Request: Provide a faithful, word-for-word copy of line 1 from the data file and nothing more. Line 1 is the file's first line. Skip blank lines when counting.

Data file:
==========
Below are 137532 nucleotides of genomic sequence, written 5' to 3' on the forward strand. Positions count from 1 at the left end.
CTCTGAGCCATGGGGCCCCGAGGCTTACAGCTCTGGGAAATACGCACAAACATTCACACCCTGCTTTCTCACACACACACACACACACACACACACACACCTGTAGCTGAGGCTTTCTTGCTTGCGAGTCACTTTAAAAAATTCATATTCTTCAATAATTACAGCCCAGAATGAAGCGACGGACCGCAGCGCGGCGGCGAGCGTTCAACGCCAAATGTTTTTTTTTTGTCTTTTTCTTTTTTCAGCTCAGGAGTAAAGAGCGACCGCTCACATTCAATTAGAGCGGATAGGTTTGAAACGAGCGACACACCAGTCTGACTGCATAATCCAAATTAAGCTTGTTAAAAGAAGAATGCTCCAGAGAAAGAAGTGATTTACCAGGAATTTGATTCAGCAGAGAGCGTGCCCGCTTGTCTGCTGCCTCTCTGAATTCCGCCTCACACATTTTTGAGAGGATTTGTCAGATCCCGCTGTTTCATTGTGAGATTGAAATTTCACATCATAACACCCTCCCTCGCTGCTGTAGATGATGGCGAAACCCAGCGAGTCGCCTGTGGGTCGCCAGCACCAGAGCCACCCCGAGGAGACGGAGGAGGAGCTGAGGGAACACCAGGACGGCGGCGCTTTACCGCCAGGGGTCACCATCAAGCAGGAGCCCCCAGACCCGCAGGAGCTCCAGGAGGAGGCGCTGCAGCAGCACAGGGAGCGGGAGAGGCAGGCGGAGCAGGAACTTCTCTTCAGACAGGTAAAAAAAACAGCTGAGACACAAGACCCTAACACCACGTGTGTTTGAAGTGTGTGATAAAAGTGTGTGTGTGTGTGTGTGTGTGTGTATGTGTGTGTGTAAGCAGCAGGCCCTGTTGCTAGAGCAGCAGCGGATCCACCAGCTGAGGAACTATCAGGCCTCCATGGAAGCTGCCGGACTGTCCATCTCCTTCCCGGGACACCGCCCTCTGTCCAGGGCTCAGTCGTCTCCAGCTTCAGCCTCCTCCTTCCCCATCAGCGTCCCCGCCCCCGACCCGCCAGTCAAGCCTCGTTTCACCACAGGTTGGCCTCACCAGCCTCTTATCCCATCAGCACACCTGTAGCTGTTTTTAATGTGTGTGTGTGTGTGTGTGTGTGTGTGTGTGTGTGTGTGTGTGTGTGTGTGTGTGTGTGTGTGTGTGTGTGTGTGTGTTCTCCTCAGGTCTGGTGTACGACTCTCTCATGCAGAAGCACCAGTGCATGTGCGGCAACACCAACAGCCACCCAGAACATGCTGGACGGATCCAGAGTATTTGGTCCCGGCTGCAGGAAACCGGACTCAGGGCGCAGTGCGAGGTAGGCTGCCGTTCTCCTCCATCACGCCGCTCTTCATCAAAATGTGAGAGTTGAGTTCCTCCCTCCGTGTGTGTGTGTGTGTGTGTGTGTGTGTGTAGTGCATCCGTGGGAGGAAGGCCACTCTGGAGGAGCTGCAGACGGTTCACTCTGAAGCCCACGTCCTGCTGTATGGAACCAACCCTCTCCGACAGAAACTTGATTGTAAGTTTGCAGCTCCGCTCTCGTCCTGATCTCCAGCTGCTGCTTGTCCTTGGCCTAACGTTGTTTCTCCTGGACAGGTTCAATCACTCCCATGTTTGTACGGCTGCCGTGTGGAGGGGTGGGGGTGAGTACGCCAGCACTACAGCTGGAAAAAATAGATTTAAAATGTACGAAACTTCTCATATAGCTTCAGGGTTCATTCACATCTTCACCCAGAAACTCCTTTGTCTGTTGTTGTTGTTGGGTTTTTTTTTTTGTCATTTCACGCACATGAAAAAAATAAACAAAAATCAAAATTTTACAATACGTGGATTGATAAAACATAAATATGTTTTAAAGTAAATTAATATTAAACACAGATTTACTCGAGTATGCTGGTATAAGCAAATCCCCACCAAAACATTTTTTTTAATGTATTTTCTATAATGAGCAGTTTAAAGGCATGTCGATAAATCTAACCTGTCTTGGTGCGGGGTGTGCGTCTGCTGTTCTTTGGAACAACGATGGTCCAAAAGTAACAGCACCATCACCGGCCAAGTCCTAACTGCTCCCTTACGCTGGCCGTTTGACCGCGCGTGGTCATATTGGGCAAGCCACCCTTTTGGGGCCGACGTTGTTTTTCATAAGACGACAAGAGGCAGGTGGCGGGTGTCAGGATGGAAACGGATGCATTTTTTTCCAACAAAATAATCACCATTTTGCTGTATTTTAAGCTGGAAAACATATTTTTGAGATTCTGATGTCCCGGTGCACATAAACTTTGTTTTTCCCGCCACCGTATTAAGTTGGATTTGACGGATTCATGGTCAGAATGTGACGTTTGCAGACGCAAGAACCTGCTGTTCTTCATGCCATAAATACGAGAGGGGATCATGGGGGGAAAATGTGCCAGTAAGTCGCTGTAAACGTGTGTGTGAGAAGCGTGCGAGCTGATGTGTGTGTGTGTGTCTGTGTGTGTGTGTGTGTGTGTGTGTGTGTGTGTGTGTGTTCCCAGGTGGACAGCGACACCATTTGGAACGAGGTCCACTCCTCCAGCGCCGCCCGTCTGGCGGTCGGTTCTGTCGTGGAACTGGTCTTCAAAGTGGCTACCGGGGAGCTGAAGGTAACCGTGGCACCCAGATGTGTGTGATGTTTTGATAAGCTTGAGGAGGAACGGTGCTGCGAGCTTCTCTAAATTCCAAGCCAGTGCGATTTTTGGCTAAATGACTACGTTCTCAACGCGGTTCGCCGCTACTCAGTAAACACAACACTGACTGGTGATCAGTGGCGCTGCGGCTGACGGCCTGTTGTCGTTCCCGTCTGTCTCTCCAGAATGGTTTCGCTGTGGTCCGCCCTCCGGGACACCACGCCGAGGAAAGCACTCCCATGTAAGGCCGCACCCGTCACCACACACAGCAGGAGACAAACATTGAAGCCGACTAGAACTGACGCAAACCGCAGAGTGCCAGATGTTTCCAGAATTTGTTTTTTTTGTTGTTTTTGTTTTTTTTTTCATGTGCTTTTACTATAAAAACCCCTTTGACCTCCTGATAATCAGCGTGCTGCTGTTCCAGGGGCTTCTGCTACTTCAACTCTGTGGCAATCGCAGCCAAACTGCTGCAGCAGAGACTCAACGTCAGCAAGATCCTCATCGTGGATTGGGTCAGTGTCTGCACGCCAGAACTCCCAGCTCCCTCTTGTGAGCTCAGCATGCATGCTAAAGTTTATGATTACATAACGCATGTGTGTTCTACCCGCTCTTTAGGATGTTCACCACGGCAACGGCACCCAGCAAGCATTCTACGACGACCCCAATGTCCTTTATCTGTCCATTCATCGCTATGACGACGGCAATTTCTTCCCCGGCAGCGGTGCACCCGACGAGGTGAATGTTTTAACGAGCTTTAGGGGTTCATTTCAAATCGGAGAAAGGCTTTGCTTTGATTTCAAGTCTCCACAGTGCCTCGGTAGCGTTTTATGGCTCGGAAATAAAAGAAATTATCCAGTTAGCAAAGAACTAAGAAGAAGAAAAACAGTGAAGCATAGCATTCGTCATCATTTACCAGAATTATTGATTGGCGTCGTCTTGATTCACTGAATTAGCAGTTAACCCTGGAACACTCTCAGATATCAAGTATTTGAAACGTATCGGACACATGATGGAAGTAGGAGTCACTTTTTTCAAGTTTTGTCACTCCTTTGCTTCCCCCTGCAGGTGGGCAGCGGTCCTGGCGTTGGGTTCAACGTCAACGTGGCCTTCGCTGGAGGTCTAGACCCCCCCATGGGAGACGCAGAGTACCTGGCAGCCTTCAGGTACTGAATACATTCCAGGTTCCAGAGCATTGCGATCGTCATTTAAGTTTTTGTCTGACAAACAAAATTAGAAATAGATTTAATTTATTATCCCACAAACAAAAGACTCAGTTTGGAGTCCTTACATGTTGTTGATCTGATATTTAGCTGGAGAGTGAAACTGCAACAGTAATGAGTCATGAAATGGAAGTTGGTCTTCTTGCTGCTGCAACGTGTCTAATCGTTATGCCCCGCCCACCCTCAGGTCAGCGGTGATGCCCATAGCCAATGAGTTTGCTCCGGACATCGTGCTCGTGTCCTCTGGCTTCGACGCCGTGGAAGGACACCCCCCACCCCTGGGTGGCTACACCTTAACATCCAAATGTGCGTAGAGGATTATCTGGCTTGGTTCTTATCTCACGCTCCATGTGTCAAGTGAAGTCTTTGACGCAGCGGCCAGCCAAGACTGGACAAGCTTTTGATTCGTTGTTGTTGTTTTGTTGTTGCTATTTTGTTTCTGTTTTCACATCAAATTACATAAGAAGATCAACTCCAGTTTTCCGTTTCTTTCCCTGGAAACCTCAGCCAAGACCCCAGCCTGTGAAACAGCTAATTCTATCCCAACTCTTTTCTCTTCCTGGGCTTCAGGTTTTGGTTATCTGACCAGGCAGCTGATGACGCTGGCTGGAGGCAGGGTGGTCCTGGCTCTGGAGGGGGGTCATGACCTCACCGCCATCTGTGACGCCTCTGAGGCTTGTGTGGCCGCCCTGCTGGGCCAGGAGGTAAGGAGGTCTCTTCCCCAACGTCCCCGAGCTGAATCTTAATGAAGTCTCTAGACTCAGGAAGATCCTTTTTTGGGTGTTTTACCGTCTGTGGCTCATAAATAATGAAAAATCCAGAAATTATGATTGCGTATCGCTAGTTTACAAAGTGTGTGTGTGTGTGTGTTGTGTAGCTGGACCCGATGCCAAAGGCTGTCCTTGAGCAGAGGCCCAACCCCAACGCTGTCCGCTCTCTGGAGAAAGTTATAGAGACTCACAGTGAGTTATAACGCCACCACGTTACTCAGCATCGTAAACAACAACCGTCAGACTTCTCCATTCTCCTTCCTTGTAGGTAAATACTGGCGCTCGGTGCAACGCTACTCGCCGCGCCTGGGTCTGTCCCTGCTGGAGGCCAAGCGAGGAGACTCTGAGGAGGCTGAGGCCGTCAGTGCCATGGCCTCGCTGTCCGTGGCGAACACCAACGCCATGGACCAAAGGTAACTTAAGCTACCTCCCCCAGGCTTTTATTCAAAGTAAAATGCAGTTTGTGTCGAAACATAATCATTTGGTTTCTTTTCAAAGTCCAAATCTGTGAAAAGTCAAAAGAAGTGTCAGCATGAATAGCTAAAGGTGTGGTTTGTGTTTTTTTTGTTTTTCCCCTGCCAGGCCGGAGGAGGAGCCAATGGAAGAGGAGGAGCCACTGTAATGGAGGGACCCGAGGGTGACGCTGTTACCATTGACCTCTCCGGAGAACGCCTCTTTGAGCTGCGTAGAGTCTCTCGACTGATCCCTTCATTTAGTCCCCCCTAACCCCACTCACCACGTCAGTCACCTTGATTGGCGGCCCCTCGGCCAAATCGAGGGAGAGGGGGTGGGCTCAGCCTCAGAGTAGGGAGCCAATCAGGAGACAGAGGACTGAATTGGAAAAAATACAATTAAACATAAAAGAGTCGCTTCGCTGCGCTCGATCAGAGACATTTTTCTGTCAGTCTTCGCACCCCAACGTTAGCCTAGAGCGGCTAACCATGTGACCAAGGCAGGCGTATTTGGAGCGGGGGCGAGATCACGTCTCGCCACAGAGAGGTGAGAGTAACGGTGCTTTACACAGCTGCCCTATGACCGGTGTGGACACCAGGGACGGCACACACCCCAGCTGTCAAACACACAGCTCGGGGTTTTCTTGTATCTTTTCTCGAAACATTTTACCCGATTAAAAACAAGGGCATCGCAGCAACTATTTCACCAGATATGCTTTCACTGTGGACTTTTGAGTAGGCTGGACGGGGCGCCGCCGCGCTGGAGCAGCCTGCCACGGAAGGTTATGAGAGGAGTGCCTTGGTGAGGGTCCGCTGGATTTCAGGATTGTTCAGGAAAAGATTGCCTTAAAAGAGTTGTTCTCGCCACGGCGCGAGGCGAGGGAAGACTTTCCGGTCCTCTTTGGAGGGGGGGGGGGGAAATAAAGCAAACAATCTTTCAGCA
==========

Below are 137532 nucleotides of genomic sequence, written 5' to 3' on the forward strand. Positions count from 1 at the left end.